Early retirement is a dream shared by many Canadians, regardless of age, income, or lifestyle.
Being financially free at a younger age allows you to spend more time pursuing your goals and passions.
It could mean travelling the world, focusing on hobbies, starting a business, spending more time with family, or simply lounging on a beach sipping cocktails and watching the sunset.
Escaping the 9-5 grind, years or decades ahead of schedule is certainly an alluring prospect, which is why early retirement is such a prevalent topic in personal financial planning.
The enduring appeal of early retirement has spawned movements like Financial Independence, Retire Early (FIRE).
Devotees of FIRE structure their lives in a manner that enables them to reach their retirement goals much sooner than the traditional age of 65.
It entails aggressive saving, prudent investing, and a willingness to adopt frugal spending habits – something not everyone is prepared to do.
If you’re keen on retiring early, you’ll need to exercise shrewd money management skills to get you there.
It will involve tremendous discipline, diligence, and sacrifice.
But in the end, you’ll gain the freedom to lead the life you’ve always wanted.
Read on to discover the five steps you should take to retire early in Canada.
1. Start Saving Early
Whether you intend to retire in your 50s, 40s, or even 30s, you’ll need to set aside a considerable sum of money to get you there.
Therefore, it’s imperative to devise a savings plan as soon as possible.
Time will be your greatest ally in this quest, and your savings plan will be your roadmap.
But exactly how much money do you need to have in your bank account before you submit your resignation letter and commence your retirement?
You’ll have to consider your desired lifestyle, the age you wish to retire, and the amount of money you’ll need to live comfortably.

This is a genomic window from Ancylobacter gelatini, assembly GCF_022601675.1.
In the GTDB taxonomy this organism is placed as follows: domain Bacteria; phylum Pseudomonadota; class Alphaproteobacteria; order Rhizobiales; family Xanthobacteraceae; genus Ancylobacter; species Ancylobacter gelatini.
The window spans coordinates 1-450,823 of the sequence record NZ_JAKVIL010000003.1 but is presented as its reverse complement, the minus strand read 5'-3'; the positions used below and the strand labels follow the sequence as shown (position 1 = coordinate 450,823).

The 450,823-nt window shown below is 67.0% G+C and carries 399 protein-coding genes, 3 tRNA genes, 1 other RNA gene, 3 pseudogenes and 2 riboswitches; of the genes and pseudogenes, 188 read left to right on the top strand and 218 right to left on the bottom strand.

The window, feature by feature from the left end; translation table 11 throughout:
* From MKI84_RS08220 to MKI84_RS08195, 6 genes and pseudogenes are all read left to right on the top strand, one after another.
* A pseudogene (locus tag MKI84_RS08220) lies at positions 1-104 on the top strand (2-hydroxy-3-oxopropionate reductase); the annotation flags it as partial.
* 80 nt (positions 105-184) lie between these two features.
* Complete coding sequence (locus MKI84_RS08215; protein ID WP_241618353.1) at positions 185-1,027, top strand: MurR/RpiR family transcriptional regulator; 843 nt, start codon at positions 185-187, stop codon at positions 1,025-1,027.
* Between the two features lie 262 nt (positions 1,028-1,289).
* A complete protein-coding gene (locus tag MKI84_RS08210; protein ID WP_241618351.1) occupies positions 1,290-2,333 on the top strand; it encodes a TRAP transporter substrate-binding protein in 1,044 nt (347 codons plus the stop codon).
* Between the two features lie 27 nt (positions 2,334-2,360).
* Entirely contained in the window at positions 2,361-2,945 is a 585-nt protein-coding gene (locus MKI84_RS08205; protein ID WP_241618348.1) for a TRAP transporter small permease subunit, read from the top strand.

An ideal place to start is to estimate your income replacement ratio, which refers to the income you’ll need during retirement to sustain your desired lifestyle.
For example, suppose you currently earn $85,000 per year and anticipate needing $55,000 during retirement to cover your expenses.
In that case, your income replacement ratio is 65%.
Most financial experts suggest erring on the side of caution and recommend ratios in the 70% – 80% range.
Next, you must determine how much money you’ll need to save up before you officially retire.
A good rule of thumb is to have at least 25 times your required retirement income.
Continuing with our example above, this means you’ll need $1,375,000 to adequately cover expenses and generate a return on your money to protect its value from being eroded by inflation.
Finally, you’ll need to calculate how much to save each month.
The age you plan on retiring will be the primary influence on your target savings rate.
Naturally, the sooner you hope to retire, the more you’ll have to set aside, especially if you’re starting late.
It may entail saving anywhere from 20% – 40% of your income.
Some die-hard FIRE enthusiasts insist on saving up to 70% of their earnings!
Using our example above, suppose you’re 25 years old, anticipate needing $55,000 per year during retirement, and thus require $1,375,000 in savings before retiring.
Let’s say you initiate an investment plan expected to earn you an annual return of 6%.
In this scenario, you’ll need to save $1,838 every month to reach your goal, assuming you started with zero savings.
It’ll take you a little over 26 years to get there.
2. Maximize Your Income
A solid income stream is vital if you hope to retire early.
The higher your income, the more disposable income you’ll have available to contribute toward your savings.
Learning a skill that pays well is crucial, whether that means attending a university, enrolling in a trades program or, these days, leveraging the vast expanses of the internet to generate income.
Whichever path you pursue, ensure it’s something you’re genuinely interested in and can focus on long term, as it will directly fund your early retirement.
When job hunting, look for employers that offer extra monetary perks, such as a group Registered Retirement Savings Plan (RRSP) plan.
Enrolling in a program like this is a no-brainer, as your employer is essentially providing you with free money.
Company stock options and bonuses are other benefits to watch for, as well.
As you progress in your career and your income rises, resist the temptation to upgrade your home, vehicle, wardrobe, and the restaurants you patronize.
his phenomenon is known as lifestyle inflation, and it will hinder your efforts in funding your retirement.
Instead, contribute the extra income to your savings, which will enable you to reach early retirement sooner than anticipated.